Cycling Meteorologist?

I recently moved across the country and started joining group rides out of different LBS. Give it’s Spring, the weather is always a hot topic. Pre-ride there is always lively discussion about the rain possibilities during the ride. Just yesterday I heard, “I checked the weather reports and radars and we should be good for a 3 hour window.”

Maybe a question for Coach Chad, but I’ll open it the forum…

Could there be a correlation or possible causation that makes cyclists turn into meteorologist? Or possibly people with a natural attraction to meteorology becoming cyclists??

1 Like

Hikers, climbers, skiers etc too or just cyclists?

Living on a wind swept rock means I check the forecast a lot for my riding window, definitely cycling leads to watching the weather, or risk facing riding home into 40 mph winds

Location matters too… in Oklahoma meteorology is or at least was taught early in life in elementary school given our spring time weather. Our local news stations also have better equipment than most nationwide to include probably the NWS in some places. So it really is just part of the culture.

I can’t offer much to this topic, but I do have a keen cyclist friend who was always looking at weather graphics and charts. So maybe you’re on to something

IMO Any cyclist worth his salt should be an amateur meteorologist…I check weather multiple times per day.

Why? For example…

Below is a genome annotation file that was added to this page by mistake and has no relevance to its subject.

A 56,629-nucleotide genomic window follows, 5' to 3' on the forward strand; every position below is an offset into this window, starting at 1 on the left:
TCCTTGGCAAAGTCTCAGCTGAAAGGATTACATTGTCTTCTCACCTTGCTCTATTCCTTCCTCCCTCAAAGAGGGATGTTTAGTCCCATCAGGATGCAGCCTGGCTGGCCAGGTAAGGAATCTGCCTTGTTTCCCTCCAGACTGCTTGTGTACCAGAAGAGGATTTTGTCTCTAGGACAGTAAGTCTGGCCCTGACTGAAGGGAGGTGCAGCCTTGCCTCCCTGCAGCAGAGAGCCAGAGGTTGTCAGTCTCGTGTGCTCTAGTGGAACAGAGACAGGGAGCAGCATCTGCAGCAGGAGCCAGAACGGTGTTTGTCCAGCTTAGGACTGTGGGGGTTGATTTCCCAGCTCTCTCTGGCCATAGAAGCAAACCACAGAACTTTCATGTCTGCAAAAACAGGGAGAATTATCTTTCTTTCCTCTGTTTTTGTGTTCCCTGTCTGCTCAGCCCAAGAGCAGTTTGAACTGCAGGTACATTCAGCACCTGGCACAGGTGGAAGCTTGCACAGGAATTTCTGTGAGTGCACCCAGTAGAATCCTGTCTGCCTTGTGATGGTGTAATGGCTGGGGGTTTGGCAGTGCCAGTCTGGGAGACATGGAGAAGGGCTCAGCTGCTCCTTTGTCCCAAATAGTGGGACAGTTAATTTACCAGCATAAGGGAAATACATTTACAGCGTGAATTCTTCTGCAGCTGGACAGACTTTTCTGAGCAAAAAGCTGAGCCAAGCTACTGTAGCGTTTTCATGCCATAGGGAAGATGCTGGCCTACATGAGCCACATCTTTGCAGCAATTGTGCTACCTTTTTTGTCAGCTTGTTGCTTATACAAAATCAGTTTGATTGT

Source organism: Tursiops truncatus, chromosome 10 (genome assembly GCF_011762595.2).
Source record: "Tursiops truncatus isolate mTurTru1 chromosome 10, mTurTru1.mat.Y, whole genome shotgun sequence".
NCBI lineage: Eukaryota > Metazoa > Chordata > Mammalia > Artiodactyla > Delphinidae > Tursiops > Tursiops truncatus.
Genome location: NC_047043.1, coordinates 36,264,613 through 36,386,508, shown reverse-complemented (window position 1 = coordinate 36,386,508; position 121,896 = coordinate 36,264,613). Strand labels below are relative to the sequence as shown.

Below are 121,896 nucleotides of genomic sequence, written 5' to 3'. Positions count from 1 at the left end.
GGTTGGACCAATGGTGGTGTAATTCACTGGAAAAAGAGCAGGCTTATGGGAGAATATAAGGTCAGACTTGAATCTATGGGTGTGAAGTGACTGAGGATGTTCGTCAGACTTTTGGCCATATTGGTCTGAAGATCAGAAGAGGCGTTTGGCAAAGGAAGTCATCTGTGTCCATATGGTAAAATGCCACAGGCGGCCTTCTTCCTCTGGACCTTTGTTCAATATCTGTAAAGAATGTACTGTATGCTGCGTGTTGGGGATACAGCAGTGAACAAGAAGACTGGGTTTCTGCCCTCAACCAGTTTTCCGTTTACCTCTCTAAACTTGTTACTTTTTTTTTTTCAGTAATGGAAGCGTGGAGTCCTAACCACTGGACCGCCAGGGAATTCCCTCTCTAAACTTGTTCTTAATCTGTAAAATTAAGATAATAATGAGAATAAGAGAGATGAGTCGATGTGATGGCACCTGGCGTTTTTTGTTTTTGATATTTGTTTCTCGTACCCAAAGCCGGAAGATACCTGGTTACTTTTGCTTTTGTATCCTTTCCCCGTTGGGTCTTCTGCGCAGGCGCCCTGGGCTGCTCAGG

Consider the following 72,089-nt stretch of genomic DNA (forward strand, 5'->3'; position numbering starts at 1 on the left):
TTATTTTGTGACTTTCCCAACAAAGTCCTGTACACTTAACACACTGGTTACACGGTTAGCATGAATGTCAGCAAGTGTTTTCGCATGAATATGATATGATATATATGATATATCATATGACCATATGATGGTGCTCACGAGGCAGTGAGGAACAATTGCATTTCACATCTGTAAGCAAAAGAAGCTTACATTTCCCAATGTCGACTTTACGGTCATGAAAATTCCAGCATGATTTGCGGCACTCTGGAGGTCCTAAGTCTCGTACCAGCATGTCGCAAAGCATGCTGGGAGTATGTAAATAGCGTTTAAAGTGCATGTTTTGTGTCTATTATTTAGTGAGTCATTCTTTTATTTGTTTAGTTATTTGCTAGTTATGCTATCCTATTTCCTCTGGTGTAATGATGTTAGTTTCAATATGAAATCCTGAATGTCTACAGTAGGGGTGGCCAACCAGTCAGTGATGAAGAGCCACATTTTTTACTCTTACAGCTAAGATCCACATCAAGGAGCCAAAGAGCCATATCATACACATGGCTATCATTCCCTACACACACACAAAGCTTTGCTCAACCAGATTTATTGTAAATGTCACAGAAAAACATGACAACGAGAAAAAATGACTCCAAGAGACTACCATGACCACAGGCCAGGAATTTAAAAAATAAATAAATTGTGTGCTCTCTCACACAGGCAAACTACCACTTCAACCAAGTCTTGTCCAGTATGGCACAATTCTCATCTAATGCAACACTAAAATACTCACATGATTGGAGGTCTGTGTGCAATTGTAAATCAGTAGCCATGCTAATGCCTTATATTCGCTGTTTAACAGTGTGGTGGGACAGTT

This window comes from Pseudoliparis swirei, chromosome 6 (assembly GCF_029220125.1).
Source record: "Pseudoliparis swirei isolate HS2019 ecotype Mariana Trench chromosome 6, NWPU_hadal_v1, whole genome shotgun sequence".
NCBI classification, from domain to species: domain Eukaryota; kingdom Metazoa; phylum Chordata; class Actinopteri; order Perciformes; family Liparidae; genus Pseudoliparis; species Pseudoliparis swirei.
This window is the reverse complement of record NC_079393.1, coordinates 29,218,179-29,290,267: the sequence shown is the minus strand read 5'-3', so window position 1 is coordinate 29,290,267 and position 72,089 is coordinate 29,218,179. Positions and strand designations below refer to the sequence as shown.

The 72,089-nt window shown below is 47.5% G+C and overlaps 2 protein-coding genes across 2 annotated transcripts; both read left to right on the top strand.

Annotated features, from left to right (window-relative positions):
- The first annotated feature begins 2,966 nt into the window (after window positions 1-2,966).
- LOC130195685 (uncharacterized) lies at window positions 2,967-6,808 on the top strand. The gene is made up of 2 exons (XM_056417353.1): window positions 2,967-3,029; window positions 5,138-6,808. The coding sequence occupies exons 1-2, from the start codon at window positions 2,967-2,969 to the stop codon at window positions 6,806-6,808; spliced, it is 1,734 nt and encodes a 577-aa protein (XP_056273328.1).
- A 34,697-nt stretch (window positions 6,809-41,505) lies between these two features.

• what to wear
  • I’ll adjust my training around it…eg take recovery day when the weather is bad,
  • route planning, I usually always come home with a tailwind
  • for races you need to know what how it could affect the race, what to wear…

Mind you I am an old school cyclist in many regards…perhaps this is not so common these days!


When it comes to meteorology, cycling has nothing on groups like surfers or sailors whose sport is only possible if certain weather conditions occur. Imagine if the roads didn’t exist unless the wind blew from a certain direction for a certain length of time or if the perfect winds occured, the roads would be made smoother and more fun. That’s when people really start to follow the weather.

1 Like

I’m British so talking about the weather is genetically imprinted on me and my compatriots. In fact, my colleagues from around the world who settle here soon pick it up!


Agreed - I did some competitive sailing in my youth. Cyclists have nothing on sailors in the weather department. Cyclists might check the weather before a ride, mostly for comforts sake. Short term weather data and forecasting is so critical in racing sailboats that once a racing sailboat is big enough to have an electrical system, the boat will have its own mini weather station instruments on board and sailors know how to use them. Once on the move, most cyclists struggle to identify between a cross wind vs a head wind. Sailors play 2-3 degree wind shifts for advantage.

I do much the same thing, whether for training rides or for planning for a weekend race.

Spring time in Texas can be downright dangerous (possible tornadoes and golf ball sized hail in the forecast for tomorrow, for ex.) so it’s really a good idea to pay attention to the weather if you value your life. :slight_smile:

Re sailing I don’t doubt that’s another level but that doesn’t mean cyclist shouldn’t take a keen interest. Personally I live in a mountainous area and while you won’t die if you get it wrong you can still end up in a very unpleasant situation if you Get caught out

Sounds like you’re a good meteorologist to go KOM hunting with :wink:

1 Like